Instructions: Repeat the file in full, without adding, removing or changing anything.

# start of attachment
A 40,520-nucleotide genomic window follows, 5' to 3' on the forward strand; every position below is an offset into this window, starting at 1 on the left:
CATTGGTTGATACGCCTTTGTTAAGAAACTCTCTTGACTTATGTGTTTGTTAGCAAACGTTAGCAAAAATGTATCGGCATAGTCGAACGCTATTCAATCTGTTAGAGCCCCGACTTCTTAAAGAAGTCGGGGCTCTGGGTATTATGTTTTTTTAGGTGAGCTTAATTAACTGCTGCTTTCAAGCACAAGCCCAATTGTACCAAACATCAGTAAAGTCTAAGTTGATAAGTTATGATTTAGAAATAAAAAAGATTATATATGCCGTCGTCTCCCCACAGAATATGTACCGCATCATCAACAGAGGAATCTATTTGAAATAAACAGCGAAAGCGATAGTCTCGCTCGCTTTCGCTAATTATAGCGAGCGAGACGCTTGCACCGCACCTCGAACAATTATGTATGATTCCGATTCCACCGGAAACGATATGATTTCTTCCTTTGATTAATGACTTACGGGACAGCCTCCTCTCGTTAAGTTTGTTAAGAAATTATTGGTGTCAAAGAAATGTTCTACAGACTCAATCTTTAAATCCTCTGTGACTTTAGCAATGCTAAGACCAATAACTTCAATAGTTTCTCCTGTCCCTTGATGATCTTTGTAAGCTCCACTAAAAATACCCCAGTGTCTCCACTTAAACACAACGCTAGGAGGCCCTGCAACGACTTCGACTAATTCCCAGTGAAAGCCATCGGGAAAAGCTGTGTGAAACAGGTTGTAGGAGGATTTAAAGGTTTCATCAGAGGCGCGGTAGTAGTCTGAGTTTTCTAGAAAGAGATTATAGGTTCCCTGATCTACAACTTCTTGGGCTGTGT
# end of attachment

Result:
A 40,520-nucleotide genomic window follows, 5' to 3' on the forward strand; every position below is an offset into this window, starting at 1 on the left:
CATTGGTTGATACGCCTTTGTTAAGAAACTCTCTTGACTTATGTGTTTGTTAGCAAACGTTAGCAAAAATGTATCGGCATAGTCGAACGCTATTCAATCTGTTAGAGCCCCGACTTCTTAAAGAAGTCGGGGCTCTGGGTATTATGTTTTTTTAGGTGAGCTTAATTAACTGCTGCTTTCAAGCACAAGCCCAATTGTACCAAACATCAGTAAAGTCTAAGTTGATAAGTTATGATTTAGAAATAAAAAAGATTATATATGCCGTCGTCTCCCCACAGAATATGTACCGCATCATCAACAGAGGAATCTATTTGAAATAAACAGCGAAAGCGATAGTCTCGCTCGCTTTCGCTAATTATAGCGAGCGAGACGCTTGCACCGCACCTCGAACAATTATGTATGATTCCGATTCCACCGGAAACGATATGATTTCTTCCTTTGATTAATGACTTACGGGACAGCCTCCTCTCGTTAAGTTTGTTAAGAAATTATTGGTGTCAAAGAAATGTTCTACAGACTCAATCTTTAAATCCTCTGTGACTTTAGCAATGCTAAGACCAATAACTTCAATAGTTTCTCCTGTCCCTTGATGATCTTTGTAAGCTCCACTAAAAATACCCCAGTGTCTCCACTTAAACACAACGCTAGGAGGCCCTGCAACGACTTCGACTAATTCCCAGTGAAAGCCATCGGGAAAAGCTGTGTGAAACAGGTTGTAGGAGGATTTAAAGGTTTCATCAGAGGCGCGGTAGTAGTCTGAGTTTTCTAGAAAGAGATTATAGGTTCCCTGATCTACAACTTCTTGGGCTGTGT